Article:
Lessons on protecting your brand from ‘down under’
I had a lovely 10 day trip to Australia earlier this month, it was super. No, this isn’t a blog about my holiday – it is about the most extraordinary business I got to meet and see first hand while I was there. I was inspired and heartbroken at the same time. The moral of the story is why protecting your brand is so important so read on my friend…
On the 20 cent tour of The Gold Coast with my family, we fell upon this little factory in Miami QLD. You might have heard of them, Ugg. What a beautiful shop, we got to meet some of the team and have a sneak peek at our custom Uggs being made (not to mention my little Biscuit’s custom Ugg coat which is adorable). What I learned was unspeakable…
I hate to burst your bubble but, your Ugg boots are not Ugg boots!
Ugg, you’ve heard of them, you remember the craze, what’s the deal. Well, I was shocked, I nearly fell over when I learned what the deal was…. What you, like myself, might not realise is that there have been legal battles over the ownership of the UGG name. A household term in Australia, being handmade by a family business since 1974 and when Ugg boots began their rise to fame a California based company took advantage and trademarked the name in 1999. That’s right, this big American business with deep pockets trademarked UGG in the USA, European Union, China etc. Taking away 174 country markets from the good old Australian family business who’ve been making Ugg boots since 1974. So if you’ve bought sheepskin boots that happened to be called Uggs from anywhere other than Australia, they are really Deckers boots aka counterfeits and you’re supporting a multi-billion dollar bully.
From surviving recessions, a gargantuan trademark battle and cheap knock-offs, this little company in Queensland Australia is very much alive and kicking. They’re incredibly proud of their product, their Australian materials, craftsmanship and the love they put into the designs and products. With Christmas coming up, if you want to get your paws on some real Ugg boots then please check out the legit website Ugg Australian Made. You can read their story and find out about the Australian Made campaign while you’re there.
Before you go, let’s talk about protecting your brand and please don’t think that it’s not important… it really is and don’t let anyone pull the wool over your eyes.
Three things you should do to start protecting your brand right now
With great success comes an even greater threat, get ahead and make sure that you ensure your success by protecting your brand.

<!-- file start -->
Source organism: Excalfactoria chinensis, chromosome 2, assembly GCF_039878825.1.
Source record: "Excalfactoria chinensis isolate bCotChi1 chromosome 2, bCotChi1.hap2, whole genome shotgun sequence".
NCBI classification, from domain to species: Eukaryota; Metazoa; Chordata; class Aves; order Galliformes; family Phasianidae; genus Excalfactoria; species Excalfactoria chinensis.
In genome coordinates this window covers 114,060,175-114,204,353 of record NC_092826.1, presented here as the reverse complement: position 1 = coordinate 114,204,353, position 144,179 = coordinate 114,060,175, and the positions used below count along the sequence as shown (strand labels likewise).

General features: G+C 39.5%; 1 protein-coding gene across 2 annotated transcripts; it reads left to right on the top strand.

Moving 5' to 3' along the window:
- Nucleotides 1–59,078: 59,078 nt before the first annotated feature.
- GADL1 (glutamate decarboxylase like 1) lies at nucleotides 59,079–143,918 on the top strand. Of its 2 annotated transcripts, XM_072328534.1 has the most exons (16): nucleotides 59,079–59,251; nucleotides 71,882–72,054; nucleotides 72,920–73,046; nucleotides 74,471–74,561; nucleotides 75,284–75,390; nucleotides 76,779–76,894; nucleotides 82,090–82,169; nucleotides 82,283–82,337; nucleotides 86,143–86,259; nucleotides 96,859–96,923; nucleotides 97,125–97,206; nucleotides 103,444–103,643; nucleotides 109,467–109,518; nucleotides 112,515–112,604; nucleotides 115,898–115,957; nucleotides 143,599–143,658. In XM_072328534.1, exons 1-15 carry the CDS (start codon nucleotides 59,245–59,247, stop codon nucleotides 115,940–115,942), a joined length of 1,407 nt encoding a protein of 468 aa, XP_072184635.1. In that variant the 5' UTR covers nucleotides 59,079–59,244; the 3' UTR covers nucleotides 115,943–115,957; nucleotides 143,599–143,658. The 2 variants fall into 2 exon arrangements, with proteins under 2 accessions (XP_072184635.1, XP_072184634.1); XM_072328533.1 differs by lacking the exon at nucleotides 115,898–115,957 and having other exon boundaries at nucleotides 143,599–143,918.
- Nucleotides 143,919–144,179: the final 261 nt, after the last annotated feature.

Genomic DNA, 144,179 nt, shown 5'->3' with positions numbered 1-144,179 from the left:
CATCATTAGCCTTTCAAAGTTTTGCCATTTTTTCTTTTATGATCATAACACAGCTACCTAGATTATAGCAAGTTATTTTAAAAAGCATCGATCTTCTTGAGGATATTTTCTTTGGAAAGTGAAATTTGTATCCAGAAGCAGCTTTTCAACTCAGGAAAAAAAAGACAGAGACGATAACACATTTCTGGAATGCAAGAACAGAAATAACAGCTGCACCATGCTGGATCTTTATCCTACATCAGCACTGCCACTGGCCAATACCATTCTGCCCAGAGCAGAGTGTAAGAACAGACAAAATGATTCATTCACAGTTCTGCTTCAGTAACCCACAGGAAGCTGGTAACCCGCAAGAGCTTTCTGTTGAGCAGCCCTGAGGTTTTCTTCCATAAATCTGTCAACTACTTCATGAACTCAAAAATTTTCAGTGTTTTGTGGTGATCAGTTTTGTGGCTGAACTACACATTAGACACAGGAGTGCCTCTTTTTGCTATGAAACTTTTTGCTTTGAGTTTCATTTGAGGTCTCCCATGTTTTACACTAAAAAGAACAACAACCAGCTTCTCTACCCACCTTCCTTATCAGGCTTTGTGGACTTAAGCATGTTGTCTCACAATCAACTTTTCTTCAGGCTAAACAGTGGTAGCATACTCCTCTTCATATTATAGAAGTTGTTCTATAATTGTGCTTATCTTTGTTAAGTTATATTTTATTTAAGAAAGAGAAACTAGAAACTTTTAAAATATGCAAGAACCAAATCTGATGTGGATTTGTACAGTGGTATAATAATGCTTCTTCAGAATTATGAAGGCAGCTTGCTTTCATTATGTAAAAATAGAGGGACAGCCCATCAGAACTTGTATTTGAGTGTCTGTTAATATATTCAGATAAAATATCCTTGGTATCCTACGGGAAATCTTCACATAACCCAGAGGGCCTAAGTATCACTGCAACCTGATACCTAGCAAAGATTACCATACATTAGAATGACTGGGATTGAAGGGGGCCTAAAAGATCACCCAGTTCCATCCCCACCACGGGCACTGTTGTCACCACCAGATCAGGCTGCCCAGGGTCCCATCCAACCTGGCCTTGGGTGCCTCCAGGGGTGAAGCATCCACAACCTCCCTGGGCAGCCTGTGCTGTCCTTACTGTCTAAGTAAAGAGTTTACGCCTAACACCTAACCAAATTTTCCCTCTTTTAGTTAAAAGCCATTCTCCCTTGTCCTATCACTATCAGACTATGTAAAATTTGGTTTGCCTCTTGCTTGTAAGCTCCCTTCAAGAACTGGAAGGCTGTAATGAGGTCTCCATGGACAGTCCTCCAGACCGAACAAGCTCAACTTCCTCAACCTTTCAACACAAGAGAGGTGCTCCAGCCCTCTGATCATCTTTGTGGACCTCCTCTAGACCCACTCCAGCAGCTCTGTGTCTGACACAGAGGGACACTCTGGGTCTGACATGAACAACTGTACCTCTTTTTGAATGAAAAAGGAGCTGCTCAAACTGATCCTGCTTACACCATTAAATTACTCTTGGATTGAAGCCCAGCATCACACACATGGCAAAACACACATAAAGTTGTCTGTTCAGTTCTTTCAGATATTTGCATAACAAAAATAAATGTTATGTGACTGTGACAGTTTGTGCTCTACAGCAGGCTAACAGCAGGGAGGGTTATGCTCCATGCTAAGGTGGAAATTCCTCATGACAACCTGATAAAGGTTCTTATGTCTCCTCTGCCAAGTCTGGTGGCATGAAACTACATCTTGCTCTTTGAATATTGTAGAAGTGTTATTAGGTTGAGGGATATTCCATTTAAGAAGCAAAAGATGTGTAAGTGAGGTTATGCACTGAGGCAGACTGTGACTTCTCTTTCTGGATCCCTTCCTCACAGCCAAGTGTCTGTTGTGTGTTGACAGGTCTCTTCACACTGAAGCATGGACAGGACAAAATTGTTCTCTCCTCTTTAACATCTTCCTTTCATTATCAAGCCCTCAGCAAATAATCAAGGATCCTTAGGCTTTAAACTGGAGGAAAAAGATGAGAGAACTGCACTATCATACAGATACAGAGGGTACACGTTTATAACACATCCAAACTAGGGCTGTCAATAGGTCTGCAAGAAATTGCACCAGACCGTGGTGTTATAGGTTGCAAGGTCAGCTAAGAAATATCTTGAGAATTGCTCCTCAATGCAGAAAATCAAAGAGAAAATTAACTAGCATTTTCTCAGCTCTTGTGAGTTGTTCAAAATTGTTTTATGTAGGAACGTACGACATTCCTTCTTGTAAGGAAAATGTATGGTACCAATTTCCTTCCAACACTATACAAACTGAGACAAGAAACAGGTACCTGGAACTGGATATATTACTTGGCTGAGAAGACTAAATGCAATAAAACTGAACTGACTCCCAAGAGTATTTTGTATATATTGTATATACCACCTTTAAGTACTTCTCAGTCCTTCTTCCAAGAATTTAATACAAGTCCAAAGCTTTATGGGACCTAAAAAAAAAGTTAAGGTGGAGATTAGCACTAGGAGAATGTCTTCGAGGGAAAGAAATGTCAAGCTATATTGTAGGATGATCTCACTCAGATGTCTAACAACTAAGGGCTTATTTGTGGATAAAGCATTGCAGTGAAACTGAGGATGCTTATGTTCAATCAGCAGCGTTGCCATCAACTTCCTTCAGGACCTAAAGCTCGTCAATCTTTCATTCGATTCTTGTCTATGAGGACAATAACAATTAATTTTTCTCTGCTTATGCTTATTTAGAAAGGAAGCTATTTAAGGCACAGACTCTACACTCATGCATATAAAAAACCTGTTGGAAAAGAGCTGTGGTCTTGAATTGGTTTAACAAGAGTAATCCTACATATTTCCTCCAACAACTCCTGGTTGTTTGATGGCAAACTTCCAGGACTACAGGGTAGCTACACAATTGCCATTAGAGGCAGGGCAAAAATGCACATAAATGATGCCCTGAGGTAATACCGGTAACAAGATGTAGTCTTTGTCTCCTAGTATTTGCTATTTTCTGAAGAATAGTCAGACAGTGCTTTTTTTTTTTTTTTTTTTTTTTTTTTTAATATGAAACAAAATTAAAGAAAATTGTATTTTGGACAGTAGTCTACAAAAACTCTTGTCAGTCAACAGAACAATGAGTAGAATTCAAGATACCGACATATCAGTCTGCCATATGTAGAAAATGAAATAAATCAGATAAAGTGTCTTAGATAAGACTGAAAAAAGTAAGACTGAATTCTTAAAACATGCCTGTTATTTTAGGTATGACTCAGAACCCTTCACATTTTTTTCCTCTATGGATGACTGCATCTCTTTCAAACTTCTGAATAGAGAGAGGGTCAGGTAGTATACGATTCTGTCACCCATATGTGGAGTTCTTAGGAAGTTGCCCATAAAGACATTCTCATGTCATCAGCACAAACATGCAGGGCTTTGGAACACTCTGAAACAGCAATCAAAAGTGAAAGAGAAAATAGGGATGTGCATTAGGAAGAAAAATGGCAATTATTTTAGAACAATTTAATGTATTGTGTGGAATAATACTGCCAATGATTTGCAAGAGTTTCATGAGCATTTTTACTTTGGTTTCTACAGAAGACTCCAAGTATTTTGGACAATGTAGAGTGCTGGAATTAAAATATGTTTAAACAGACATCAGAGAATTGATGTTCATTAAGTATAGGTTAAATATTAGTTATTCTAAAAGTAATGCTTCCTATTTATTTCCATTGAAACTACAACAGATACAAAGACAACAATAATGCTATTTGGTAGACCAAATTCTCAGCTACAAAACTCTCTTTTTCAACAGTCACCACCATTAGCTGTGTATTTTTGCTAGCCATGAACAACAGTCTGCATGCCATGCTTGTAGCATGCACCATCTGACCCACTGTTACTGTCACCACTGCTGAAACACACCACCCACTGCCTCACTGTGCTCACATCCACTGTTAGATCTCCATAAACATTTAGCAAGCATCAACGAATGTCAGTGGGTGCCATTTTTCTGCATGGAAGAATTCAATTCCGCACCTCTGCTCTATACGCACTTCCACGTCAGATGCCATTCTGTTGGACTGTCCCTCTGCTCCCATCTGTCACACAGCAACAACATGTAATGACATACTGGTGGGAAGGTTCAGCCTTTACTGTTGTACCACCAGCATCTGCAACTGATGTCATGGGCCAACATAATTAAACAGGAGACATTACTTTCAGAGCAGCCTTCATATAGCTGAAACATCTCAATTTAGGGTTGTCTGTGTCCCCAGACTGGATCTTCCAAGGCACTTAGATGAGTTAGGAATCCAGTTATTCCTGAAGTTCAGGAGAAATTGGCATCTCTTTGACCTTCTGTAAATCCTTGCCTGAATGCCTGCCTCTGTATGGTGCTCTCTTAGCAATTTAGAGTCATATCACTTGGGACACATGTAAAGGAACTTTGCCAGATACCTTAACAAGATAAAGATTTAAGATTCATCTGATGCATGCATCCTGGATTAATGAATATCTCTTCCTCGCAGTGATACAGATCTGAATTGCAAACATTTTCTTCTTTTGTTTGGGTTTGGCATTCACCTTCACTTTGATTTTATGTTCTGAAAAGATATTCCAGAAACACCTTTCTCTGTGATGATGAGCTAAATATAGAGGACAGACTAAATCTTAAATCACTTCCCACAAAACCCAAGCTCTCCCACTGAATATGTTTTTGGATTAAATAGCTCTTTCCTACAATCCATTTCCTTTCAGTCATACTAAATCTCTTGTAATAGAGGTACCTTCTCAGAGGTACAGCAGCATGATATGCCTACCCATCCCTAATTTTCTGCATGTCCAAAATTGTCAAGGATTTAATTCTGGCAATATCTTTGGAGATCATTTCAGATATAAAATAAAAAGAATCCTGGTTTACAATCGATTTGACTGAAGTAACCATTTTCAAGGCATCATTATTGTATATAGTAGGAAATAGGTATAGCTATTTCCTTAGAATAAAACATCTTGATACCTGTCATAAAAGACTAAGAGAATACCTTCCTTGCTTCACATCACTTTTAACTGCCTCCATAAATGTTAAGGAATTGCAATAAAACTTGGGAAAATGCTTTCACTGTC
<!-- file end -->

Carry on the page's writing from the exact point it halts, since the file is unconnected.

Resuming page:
1. Make sure you have copyrights, trademarks and ownership
Before you can trademark something, you need to make sure you own the intellectual property to your designs, logo and creative assets. Then it’s time to protect your brand name, product name, designs with the appropriate copyright or trademarks. You don’t want to end up like the real Ugg who can’t market their products in 174 countries because someone has stolen your identity!
It really is easy, you can get the help of a lawyer or you can do this yourself online for a relatively low cost. Here’s a great resource on how to register a trademark.
2. Claim your name online
Particularly if you’re a startup, once you’ve chosen your brand name or product names you need to get your domain name and as many variations as you can, claim your social media handles and any direct listings that will be relevant to you.
Bid on your brand name on Google pay per click campaigns. Although Google does allow competitors to bid on your brand name as a keyword, they’re not allowed to use it in the copy of the advert. Make sure yours is at the top.
3. Get Legal Eagle
Should the day come when it’s time to sell your incredibly valuable brand, you need to make sure that all contractors, employees have signed agreements that include intellectual property protection. Make sure that you have and have kept good records of non-disclosure agreements and save yourself some major brand agony in the future.
If someone has used your brand mark, make sure you send out ‘cease and desist’ letters and take down notices. It’s important to police and protect your mark.
Copying and passing off has been a big topic of discussion in our studio this week, we hope this has been some food for thought for you too. We don’t believe everyone is bad and that people are out to get you but believe in your brand and when it’s worth a lot you’ll have saved yourself a whole lot of heartache by getting it protected as early as possible.
Now, go buy some real Ugg boots!